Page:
A FPGA is a generic logic device consisting of a large number of gates; the gates can be configured in such a way to effectively emulate the chip before production. The benefit of doing this is that the chip can be fully tested and operational for only the cost of the FPGA which is on the order of thousands of dollars, whereas it costs millions to get a chip to and back from a foundry. A particular type of FPGA is used by both ATI and NVIDIA and it's manufactured by a company called IKOS; the IKOS box, as it is often referred to, is effectively a very large FPGA used to emulate designs like the R300 or NV30.

The IKOS box can fully emulate a design however it isn't able to run anywhere near as fast as the final GPU will operate. While today's GPUs are running at speeds above 300MHz, the IKOS box can emulate the design running at a small fraction of that - in the KHz frequency range (1000 KHz = 1 MHz). With the GPU running that slowly, you can't gauge performance but you can run a system with the OS installed, test drivers, and even run games on the IKOS box (albeit at ~0.2fps).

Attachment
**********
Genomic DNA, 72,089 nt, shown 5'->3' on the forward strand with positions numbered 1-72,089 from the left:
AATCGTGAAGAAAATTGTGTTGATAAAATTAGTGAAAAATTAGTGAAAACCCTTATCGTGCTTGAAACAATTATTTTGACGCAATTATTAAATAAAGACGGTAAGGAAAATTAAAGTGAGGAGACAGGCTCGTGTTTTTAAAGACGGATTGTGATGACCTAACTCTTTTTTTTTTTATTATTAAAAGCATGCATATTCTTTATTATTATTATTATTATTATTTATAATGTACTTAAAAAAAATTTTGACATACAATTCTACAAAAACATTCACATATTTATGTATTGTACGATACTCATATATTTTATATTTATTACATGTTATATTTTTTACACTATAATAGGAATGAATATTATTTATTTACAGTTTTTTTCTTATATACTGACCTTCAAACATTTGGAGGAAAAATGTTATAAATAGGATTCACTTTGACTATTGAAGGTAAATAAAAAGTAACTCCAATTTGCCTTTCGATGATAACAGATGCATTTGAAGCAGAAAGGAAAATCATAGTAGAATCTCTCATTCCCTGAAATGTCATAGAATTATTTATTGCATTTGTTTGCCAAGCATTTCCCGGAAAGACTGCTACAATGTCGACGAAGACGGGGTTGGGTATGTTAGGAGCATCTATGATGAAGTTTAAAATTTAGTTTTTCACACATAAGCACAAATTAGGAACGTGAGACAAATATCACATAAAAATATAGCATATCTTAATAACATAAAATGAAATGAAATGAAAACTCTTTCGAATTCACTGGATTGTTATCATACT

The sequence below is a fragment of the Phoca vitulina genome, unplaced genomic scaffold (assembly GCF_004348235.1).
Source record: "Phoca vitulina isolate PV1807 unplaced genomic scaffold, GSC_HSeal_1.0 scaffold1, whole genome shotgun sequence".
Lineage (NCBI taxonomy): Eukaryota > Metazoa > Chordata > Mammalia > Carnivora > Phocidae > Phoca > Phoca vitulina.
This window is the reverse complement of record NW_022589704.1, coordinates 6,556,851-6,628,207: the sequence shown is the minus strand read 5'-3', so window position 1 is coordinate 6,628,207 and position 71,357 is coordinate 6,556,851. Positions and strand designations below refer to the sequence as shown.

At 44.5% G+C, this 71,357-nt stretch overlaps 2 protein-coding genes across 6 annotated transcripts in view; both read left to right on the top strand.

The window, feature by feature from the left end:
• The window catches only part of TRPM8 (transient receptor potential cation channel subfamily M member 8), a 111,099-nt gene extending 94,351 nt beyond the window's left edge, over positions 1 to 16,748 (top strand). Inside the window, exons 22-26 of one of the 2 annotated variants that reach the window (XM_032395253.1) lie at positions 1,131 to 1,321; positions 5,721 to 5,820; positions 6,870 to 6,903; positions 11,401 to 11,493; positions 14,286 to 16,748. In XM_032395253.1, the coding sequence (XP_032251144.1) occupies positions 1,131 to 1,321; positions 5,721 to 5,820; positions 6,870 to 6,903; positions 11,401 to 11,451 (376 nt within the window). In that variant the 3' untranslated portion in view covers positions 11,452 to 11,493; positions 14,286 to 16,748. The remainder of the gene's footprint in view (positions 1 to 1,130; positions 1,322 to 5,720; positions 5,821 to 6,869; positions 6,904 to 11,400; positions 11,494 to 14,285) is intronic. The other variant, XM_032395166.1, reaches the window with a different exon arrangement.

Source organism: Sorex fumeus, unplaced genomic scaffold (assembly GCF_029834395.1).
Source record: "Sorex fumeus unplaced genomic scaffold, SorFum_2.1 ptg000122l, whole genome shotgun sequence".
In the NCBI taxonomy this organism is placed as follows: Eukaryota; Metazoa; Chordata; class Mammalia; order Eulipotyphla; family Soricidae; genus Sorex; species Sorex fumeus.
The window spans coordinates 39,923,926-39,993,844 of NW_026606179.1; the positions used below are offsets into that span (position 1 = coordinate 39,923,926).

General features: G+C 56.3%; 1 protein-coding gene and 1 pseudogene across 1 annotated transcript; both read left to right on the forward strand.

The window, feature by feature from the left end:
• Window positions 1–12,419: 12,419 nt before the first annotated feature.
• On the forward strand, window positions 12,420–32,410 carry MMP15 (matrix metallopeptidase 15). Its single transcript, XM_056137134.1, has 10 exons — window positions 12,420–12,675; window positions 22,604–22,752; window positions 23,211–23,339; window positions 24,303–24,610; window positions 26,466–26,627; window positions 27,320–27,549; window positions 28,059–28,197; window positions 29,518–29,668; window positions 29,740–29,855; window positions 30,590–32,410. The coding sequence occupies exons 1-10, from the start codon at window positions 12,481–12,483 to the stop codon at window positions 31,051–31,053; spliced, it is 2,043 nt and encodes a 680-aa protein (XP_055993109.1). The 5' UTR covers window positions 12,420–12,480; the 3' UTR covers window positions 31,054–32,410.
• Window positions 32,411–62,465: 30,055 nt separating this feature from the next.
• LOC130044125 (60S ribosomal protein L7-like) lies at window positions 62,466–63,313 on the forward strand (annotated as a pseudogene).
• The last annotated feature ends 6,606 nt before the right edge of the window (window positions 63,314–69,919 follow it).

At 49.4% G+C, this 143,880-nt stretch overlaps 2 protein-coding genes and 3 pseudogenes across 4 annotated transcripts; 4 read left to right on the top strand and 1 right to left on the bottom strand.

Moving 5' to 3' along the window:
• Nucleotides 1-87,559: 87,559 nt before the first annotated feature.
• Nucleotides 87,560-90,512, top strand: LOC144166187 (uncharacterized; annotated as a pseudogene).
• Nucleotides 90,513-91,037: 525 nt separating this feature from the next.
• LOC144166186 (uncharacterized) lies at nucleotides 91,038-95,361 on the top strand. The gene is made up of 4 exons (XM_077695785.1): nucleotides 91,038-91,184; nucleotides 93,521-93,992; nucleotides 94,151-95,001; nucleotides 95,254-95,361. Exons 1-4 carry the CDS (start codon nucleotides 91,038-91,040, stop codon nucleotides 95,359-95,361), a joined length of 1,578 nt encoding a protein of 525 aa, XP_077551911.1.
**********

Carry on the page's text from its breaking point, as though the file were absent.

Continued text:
After the verification process is complete and the layout is done then comes the elusive tape-out. This is the preparation of everything necessary to be sent out to the foundry for actual production of the chip. About 4 weeks later you get your first chip or A0 silicon as it is often referred to as. The testing doesn't stop during those four weeks however, simulations continue as well as verification of the PCBs (Printed Circuit Boards) that the GPU will eventually be soldered onto.

Once the first silicon (A0) is back verification of it starts immediately; all of the functional units are tested and any unexpected behavior is immediately noted and debugged. Focused Ion Beam (FIB) tools are sometimes employed to fix bugs in the chip; we introduced the concept of using a FIB tool in our Inside Intel article, but as a brief refresher, a FIB tool allows you to effectively perform surgery on a microprocessor without ruining the functionality of the chip. The tool allows you to cut or lay down new wires on a chip, down multiple metal layers, to fix a bug in the design without destroying the chip. This way ATI or NVIDIA can attempt to fix a bug and see whether the bug is actually fixed before sending the revised design back to the foundry; remember it takes about 4 weeks to get a chip back after tape-out and you don't want those 4 weeks to be wasted if it turns out that the fix doesn't really get rid of the bug.